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3 reasons you can’t focus right now (and why it’s not your fault)

Your lack of ability to concentrate isn’t a personal weakness, says Johann Hari, author of “Stolen Focus.”

3 reasons you can’t focus right now (and why it’s not your fault)
[Source photo: Rawpixel]

If you feel as though it’s hard to focus, you’re right. Research by Gloria Mark, professor of informatics at the University of California, Irvine, found that the average office worker focuses on a single task for just three minutes, which is hardly enough time to get anything done.

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But if you’re beating yourself up, blaming your lack of attention on personal weakness, that’s where you’re wrong. Humans are losing their ability to focus because it’s being stolen from them, says Johann Hari, author of Stolen Focus: Why You Can’t Pay Attention and How to Think Deeply Again.

“I noticed that, with each year that passed, it felt like things that require deep focus, like reading a book, were getting more and more like running up a down escalator,” he says. “I could still do them, but they were getting harder. And I noticed lots of other people felt this way, particularly the young people I knew and loved.”

Initially, Hari shrugged it off to a lack of willpower and the invention of the smartphone. “But what I learned is, these are way too simplistic ways of understanding what’s happening to us,” he says. “I concluded from what I learned that our attention didn’t collapse–our attention has been stolen from us by some very big and powerful forces.”

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Through his research, Hari found scientific evidence of several factors that are hurting your attention span, many of which you might not realize are having a significant impact.

We’re exhausted

Today, about a third of working Americans are chronically sleep-deprived, getting less than the necessary minimum of seven hours a night.

“Only 15% of us wake up from our sleep feeling refreshed, and this is new,” says Hari. “Since 1942, the average amount of time a person sleeps has been slashed by an hour a night. There’s a scientific debate about the precise scale of our sleep loss, but the National Sleep Foundation has calculated that the amount of sleep we get has dropped by 20% in just 100 years.”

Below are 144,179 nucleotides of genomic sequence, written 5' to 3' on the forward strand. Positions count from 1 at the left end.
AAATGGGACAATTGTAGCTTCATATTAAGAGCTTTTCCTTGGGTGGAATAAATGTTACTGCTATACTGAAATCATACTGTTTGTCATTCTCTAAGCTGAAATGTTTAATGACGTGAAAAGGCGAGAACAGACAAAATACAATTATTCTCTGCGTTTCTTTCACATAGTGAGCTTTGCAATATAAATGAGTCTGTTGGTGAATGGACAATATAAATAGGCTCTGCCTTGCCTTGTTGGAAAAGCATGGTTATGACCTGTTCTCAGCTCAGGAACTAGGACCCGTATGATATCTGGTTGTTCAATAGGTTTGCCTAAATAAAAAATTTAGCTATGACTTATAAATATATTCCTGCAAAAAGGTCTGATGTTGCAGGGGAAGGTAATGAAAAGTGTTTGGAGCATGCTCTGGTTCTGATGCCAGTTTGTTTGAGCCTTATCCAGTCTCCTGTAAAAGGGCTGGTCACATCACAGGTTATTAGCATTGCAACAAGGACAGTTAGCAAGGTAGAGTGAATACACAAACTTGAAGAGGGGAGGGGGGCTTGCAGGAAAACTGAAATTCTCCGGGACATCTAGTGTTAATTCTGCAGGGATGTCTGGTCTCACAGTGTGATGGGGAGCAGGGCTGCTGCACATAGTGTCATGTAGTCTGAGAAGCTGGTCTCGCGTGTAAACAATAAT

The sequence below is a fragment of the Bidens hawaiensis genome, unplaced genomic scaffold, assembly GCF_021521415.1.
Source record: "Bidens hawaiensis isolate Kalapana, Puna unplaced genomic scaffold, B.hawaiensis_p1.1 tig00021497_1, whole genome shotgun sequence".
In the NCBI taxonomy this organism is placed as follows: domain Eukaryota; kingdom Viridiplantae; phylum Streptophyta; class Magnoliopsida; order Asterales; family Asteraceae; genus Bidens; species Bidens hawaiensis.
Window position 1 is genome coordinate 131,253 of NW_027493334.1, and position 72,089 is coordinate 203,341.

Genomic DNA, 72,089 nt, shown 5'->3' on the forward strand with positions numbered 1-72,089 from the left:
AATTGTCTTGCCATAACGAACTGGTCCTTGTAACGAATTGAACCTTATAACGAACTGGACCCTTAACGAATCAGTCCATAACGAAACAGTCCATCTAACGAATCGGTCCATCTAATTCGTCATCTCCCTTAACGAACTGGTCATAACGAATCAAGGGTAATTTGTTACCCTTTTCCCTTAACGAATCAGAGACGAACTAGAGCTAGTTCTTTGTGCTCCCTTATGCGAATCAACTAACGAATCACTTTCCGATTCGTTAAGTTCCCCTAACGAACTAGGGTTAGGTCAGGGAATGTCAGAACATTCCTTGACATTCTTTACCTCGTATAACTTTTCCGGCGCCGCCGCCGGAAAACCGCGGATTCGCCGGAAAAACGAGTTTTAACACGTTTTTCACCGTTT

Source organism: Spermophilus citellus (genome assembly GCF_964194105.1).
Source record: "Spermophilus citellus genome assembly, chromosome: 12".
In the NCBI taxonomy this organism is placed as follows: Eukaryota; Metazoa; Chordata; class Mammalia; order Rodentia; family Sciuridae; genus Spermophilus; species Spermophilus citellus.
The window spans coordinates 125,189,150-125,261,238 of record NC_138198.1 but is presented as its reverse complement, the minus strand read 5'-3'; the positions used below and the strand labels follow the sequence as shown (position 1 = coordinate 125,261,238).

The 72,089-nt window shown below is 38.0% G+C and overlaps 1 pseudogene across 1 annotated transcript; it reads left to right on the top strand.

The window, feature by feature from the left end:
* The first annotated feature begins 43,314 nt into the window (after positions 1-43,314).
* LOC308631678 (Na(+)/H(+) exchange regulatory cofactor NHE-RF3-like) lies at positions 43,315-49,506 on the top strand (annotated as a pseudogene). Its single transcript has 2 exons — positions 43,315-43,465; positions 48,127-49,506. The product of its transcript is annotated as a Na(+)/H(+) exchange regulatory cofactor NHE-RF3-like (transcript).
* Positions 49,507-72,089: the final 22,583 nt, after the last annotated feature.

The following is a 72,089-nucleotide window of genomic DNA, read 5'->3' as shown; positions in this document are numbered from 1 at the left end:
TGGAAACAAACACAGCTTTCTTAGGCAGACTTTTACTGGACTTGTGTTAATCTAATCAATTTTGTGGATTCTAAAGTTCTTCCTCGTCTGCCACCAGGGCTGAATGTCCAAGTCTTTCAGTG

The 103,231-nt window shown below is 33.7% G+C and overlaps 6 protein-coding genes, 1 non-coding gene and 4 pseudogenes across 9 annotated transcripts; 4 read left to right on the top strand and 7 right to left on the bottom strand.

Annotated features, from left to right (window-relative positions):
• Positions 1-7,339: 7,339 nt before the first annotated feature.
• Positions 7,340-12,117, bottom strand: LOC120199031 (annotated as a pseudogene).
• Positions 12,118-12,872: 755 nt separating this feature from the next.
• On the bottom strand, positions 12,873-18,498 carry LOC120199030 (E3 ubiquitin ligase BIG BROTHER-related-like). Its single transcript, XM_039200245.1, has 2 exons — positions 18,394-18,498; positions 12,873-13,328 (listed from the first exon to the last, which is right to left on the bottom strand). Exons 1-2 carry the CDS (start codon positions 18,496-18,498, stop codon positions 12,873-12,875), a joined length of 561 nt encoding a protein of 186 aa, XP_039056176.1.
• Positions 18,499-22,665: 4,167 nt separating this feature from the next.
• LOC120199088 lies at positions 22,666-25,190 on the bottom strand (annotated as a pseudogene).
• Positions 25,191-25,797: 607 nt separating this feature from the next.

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While it seems passive, sleep is important because it’s an active process. When you’re sleeping, your brain clearing out the metabolic waste that builds up during the day. If you don’t get enough sleep, your brain does not repair properly, and you are much less functional.

One of the reasons we’re not getting enough sleep is that we expose ourselves to enormous amounts of artificial life. When we turn off the lights to go to sleep, we get what’s called a second surge of energy, which was beneficial to our ancestors who needed a burst of energy to get back to safety at the end of the day.

“Now we control the light and we’re facing a glowing defect: 90% of Americans look at a glowing device within two hours of going to sleep,” says Hari. “When you turn it off, you suddenly get a surge of energy, because it’s starting to get dark. You’re lying in your bed, you’re restless, and it’s hard to sleep.”

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Stress is also impairing our ability to sleep, especially as traditional work hours go away and employees feel a need to be constantly connected and reachable. “When I was a kid, the only people who were on call were doctors and the president,” says Hari.

To fix the problem, Hari says you need to radically limit your exposure to light before you go to sleep, removing sources of artificial light in your bedroom and avoiding the blue light of screens for at least two hours before you go to bed. In addition, the temperature in your room needs to be cool, almost cold.

“Your body needs to cool its core to send you to sleep, and the harder that is, the longer it takes,” says Hari. “These are helpful, and relatively well-known tips—but, as every expert I spoke to acknowledged, they are not enough for most people. We live in a culture that is constantly amping us up with stress and stimulation.”

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We’re undernourished

The way we eat also affects our ability to focus and pay attention in three ways. First, the standard American or British breakfast usually includes white bread or sugary cereal that releases a huge amount of energy quickly into the brain. It feels great at first, then an hour or two later, you experience a severe energy slump and get what’s called brain fog.